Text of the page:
Five common mistakes that new sublimators make

It’s a known fact that you learn more from getting it wrong than from getting it right, but why waste time learning from your mistakes when you can learn just as much from everyone else’s mistakes? Jimmy Lamb, Sawgrass’ education manager, writes.

On the surface, sublimation is a relatively simple process and easy to learn. Couple that with the low start-up costs and the range of profitable products that can be created, and you have the makings of the perfect add-on to any decorated apparel business.

But sublimation has a learning curve, and more than a handful of entrepreneurs have spent an inordinate amount of time scratching their heads trying to get it all figured out.

Here is a look at five of the most common mistakes that new sublimators make.

1) Printing on the wrong side of the paper

Most sublimation transfer papers have a right side and a wrong side, which are easily identified by the words ‘this side up’… right???… wrong! The majority of transfer papers do not have any identifying mark to designate which side should be printed on. You’ll need to pay attention to the instructions provided by the paper supplier to avoid printing on the wrong surface. Usually, there are markings on the package but if they have been removed, in most cases one side is slightly brighter than the other and that’s the correct side for printing.

You’ll still need to get it into the printer the right way. Be sure to read the printer instructions on this one. With some units, you place the paper so the print side is up, whereas, with others the print side goes down.

2) Not using blowout sheets

What is a blowout sheet? It’s that Teflon sheet that came with your heat press and it has two purposes. The first to protect the surface of the substrate from any dirt, stray ink, or whatever’s on the press during pressing. The second to prevent any stray ink from the transfer paper from migrating onto the pressing surfaces of the heat press.

While most people use the Teflon sheet supplied with the press, eventually it can become soiled and lose its effectiveness. A great alternative is blank newsprint. It’s cheap and quite absorbent but only a one-time use product, so discard after every pressing. If you are pressing both sides of a product like a bag or shirt, you’ll want to add a second blowout sheet underneath when you flip it to do the second side. You may also want to add a third one inside to prevent any unwanted transfer of ink from the previously pressed side.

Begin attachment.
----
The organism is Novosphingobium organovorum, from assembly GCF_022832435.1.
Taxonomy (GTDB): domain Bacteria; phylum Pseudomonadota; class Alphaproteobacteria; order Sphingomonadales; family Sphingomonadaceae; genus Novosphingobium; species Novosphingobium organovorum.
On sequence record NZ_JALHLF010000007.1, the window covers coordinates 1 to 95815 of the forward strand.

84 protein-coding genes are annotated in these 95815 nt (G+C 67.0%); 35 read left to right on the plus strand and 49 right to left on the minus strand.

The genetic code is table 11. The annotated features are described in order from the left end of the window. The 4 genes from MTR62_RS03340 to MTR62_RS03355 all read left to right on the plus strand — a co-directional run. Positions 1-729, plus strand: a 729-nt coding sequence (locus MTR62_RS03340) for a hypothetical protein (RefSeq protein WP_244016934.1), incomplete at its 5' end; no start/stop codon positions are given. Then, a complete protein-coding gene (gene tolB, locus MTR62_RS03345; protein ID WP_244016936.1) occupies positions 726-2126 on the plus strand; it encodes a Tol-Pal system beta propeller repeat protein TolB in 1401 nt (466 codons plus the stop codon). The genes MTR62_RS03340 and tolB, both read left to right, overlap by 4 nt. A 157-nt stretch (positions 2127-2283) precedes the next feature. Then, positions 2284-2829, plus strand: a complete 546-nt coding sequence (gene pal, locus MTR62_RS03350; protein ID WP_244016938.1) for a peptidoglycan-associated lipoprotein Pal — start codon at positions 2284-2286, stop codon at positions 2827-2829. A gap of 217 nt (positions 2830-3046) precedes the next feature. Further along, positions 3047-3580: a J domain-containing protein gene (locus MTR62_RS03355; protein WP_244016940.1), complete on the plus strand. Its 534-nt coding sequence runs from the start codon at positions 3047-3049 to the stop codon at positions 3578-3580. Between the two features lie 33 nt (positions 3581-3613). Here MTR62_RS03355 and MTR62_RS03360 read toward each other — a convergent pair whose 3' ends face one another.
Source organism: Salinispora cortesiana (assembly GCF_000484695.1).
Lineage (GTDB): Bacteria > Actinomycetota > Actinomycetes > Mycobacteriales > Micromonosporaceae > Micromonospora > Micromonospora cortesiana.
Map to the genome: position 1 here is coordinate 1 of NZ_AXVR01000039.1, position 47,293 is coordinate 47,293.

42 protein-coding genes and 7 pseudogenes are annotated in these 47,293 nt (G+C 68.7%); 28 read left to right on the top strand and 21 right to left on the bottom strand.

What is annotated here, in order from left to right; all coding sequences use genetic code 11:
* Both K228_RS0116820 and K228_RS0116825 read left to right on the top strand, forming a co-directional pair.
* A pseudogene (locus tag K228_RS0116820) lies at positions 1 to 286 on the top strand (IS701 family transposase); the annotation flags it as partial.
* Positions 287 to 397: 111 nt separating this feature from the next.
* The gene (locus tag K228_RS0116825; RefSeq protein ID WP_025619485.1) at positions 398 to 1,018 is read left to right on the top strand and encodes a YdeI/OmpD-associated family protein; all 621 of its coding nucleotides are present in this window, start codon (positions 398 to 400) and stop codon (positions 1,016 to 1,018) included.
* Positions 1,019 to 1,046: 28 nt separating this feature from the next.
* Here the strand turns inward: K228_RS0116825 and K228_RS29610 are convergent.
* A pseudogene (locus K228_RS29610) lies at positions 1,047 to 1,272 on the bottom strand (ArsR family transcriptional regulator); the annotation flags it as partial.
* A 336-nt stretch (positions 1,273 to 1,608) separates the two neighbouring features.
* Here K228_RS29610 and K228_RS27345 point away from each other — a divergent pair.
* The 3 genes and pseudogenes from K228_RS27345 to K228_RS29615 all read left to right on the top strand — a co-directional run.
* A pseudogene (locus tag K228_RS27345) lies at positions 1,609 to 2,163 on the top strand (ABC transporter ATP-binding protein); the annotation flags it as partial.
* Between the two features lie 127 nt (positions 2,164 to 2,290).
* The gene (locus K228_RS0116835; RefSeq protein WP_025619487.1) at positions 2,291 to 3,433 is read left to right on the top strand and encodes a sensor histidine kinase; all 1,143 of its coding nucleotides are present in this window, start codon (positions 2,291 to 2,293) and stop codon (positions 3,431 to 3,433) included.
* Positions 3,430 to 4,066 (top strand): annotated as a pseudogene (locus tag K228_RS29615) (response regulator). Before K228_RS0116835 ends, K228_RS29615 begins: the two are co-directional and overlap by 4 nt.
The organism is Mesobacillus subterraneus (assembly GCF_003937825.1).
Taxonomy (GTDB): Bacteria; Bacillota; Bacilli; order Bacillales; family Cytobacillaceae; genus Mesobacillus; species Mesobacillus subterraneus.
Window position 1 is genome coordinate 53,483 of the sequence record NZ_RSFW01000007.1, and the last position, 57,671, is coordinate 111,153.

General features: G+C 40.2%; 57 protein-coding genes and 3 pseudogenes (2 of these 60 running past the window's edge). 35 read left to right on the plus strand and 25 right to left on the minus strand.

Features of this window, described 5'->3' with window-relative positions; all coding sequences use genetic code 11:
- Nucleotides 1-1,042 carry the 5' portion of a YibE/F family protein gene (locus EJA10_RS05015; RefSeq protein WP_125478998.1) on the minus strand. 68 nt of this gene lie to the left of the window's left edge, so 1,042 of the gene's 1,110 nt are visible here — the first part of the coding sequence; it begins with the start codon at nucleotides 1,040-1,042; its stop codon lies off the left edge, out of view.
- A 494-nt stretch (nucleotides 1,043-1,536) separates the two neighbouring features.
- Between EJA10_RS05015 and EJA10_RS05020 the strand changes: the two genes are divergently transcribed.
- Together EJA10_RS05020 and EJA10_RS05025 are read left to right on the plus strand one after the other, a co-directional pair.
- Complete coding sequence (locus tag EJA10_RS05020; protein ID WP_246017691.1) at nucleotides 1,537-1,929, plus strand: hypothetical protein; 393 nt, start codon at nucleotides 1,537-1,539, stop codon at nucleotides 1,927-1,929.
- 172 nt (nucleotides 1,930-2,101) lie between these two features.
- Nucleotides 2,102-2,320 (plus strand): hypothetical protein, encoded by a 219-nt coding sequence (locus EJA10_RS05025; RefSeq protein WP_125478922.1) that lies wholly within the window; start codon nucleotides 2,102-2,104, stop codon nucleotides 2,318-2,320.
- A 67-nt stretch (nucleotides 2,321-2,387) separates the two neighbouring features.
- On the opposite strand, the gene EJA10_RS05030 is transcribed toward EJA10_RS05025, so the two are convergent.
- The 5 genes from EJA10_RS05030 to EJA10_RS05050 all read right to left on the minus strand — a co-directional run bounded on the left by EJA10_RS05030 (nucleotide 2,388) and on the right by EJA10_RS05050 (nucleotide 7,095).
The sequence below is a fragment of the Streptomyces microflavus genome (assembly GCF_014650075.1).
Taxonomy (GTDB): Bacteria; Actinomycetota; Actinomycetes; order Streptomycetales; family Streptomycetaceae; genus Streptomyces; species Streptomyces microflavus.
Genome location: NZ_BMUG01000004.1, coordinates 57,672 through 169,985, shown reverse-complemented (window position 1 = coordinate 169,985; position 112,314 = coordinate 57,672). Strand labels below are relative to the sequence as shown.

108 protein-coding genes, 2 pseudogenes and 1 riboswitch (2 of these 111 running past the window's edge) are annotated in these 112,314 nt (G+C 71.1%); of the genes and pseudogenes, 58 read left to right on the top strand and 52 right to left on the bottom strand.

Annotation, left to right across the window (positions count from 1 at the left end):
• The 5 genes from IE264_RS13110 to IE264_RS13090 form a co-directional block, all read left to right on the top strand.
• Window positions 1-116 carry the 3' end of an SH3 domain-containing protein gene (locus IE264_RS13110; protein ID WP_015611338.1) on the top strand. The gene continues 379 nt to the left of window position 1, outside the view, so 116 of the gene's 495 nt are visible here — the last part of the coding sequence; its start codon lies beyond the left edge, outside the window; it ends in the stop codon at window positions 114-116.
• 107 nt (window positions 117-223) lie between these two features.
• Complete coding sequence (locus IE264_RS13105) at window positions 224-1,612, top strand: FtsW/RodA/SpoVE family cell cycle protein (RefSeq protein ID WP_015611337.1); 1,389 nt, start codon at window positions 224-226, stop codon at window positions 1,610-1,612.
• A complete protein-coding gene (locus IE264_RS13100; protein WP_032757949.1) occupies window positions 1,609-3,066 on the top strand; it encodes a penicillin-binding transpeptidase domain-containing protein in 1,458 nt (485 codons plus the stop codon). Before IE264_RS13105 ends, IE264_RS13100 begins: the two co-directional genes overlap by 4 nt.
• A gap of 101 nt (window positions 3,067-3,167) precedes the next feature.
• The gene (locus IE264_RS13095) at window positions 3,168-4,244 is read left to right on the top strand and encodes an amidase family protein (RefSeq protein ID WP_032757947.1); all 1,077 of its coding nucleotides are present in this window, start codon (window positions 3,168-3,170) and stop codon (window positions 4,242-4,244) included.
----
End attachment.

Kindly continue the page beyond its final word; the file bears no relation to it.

3) Using poor quality images

It should go without saying that high quality sublimation starts with high quality images, but somewhere along the way, that message seems to get lost. Sublimation is great at printing high resolution, finely detailed, full color images, but it can’t convert bad images into good ones. So what is the ideal resolution? That’s a tricky question, as resolution is tied to image size.

In general, most decorators prefer around 350dpi for the size of the given application. Keep in mind that increasing the size will reduce the dpi, and dpi only applies to raster or bitmap images. Vector art on the other hand is resolution independent, meaning that resizing does not affect image quality. The only limiting factors become the capability of printer.

4) Not mirroring the design

With sublimation you should generally mirror the design when printing. There is a setting on your printer driver for this, but it’s easy to forget, especially since sublimation is pretty much the only application that requires mirroring. But the first time you print something that is spelled backwards you will understand why you need to mirror the image.

5) Not using appropriate substrates

Repeat after me: ‘Sublimation only works with polyester fabrics and polymer coated hard surfaces!’ There are all kinds of cool things that you can sublimate like flip flops, ceramic tiles, mugs, water bottles, puzzles, etc., but in order for the process to work those items must have a polymer coating on the surface.

Same concept applies to apparel. 50/50 shirts will work, but the image will only be absorbed into the polyester fibres (not the cotton fibres) and not look the same as one applied to a 100% poly-performance garment, which is the ideal product for sublimation.

So, there you have it – five common mistakes that new (and some old) sublimators make. It’s not difficult to bring sublimation into your business, but you need to take time and learn the ins and outs so you don’t find yourself making all these common mistakes, which will ultimately cost you money, lower your self-confidence, and delay your ability to generate profitable products for your customers.

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